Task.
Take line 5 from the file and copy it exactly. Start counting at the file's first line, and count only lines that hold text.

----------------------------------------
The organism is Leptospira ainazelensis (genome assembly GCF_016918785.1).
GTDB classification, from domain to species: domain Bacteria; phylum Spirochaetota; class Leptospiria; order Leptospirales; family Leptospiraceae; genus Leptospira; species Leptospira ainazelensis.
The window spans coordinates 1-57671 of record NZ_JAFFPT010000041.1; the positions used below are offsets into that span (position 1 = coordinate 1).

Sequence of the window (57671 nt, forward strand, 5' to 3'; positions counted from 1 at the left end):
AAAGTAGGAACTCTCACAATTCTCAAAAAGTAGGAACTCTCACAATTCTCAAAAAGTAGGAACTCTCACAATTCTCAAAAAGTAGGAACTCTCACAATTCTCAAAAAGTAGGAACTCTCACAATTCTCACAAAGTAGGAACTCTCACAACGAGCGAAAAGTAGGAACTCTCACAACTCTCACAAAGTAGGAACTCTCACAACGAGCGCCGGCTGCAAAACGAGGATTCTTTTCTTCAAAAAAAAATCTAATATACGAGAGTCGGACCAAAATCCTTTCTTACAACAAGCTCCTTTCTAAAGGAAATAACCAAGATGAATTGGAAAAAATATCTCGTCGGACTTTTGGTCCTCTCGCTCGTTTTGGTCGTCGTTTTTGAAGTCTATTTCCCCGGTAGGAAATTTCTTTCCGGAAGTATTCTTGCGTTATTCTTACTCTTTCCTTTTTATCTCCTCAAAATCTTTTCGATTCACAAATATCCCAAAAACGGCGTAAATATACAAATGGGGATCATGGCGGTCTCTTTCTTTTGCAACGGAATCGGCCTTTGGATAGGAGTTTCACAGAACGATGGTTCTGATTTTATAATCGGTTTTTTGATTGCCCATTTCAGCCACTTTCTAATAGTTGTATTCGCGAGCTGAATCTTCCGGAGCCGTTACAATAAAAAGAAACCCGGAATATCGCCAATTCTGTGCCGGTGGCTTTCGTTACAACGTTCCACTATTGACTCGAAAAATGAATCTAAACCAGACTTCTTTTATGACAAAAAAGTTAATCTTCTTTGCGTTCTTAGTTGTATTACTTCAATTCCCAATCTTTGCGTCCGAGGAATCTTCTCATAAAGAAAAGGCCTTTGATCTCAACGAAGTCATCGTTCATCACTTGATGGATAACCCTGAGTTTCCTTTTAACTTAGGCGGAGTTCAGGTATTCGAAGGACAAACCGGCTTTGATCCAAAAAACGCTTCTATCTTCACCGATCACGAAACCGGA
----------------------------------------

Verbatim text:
AAAGTAGGAACTCTCACAATTCTCAAAAAGTAGGAACTCTCACAATTCTCAAAAAGTAGGAACTCTCACAATTCTCAAAAAGTAGGAACTCTCACAATTCTCAAAAAGTAGGAACTCTCACAATTCTCACAAAGTAGGAACTCTCACAACGAGCGAAAAGTAGGAACTCTCACAACTCTCACAAAGTAGGAACTCTCACAACGAGCGCCGGCTGCAAAACGAGGATTCTTTTCTTCAAAAAAAAATCTAATATACGAGAGTCGGACCAAAATCCTTTCTTACAACAAGCTCCTTTCTAAAGGAAATAACCAAGATGAATTGGAAAAAATATCTCGTCGGACTTTTGGTCCTCTCGCTCGTTTTGGTCGTCGTTTTTGAAGTCTATTTCCCCGGTAGGAAATTTCTTTCCGGAAGTATTCTTGCGTTATTCTTACTCTTTCCTTTTTATCTCCTCAAAATCTTTTCGATTCACAAATATCCCAAAAACGGCGTAAATATACAAATGGGGATCATGGCGGTCTCTTTCTTTTGCAACGGAATCGGCCTTTGGATAGGAGTTTCACAGAACGATGGTTCTGATTTTATAATCGGTTTTTTGATTGCCCATTTCAGCCACTTTCTAATAGTTGTATTCGCGAGCTGAATCTTCCGGAGCCGTTACAATAAAAAGAAACCCGGAATATCGCCAATTCTGTGCCGGTGGCTTTCGTTACAACGTTCCACTATTGACTCGAAAAATGAATCTAAACCAGACTTCTTTTATGACAAAAAAGTTAATCTTCTTTGCGTTCTTAGTTGTATTACTTCAATTCCCAATCTTTGCGTCCGAGGAATCTTCTCATAAAGAAAAGGCCTTTGATCTCAACGAAGTCATCGTTCATCACTTGATGGATAACCCTGAGTTTCCTTTTAACTTAGGCGGAGTTCAGGTATTCGAAGGACAAACCGGCTTTGATCCAAAAAACGCTTCTATCTTCACCGATCACGAAACCGGA